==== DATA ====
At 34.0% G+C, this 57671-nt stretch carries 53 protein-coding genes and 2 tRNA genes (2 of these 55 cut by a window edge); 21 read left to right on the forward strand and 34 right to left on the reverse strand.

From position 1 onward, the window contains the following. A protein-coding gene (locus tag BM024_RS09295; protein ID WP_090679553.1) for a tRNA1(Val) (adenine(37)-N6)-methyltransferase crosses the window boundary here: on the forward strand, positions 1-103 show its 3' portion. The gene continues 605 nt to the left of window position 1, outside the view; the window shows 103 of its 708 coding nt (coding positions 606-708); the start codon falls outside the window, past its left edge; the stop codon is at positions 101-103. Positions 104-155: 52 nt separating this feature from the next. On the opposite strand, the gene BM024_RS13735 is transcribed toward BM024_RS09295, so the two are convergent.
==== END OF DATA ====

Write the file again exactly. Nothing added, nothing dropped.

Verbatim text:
At 34.0% G+C, this 57671-nt stretch carries 53 protein-coding genes and 2 tRNA genes (2 of these 55 cut by a window edge); 21 read left to right on the forward strand and 34 right to left on the reverse strand.

From position 1 onward, the window contains the following. A protein-coding gene (locus tag BM024_RS09295; protein ID WP_090679553.1) for a tRNA1(Val) (adenine(37)-N6)-methyltransferase crosses the window boundary here: on the forward strand, positions 1-103 show its 3' portion. The gene continues 605 nt to the left of window position 1, outside the view; the window shows 103 of its 708 coding nt (coding positions 606-708); the start codon falls outside the window, past its left edge; the stop codon is at positions 101-103. Positions 104-155: 52 nt separating this feature from the next. On the opposite strand, the gene BM024_RS13735 is transcribed toward BM024_RS09295, so the two are convergent.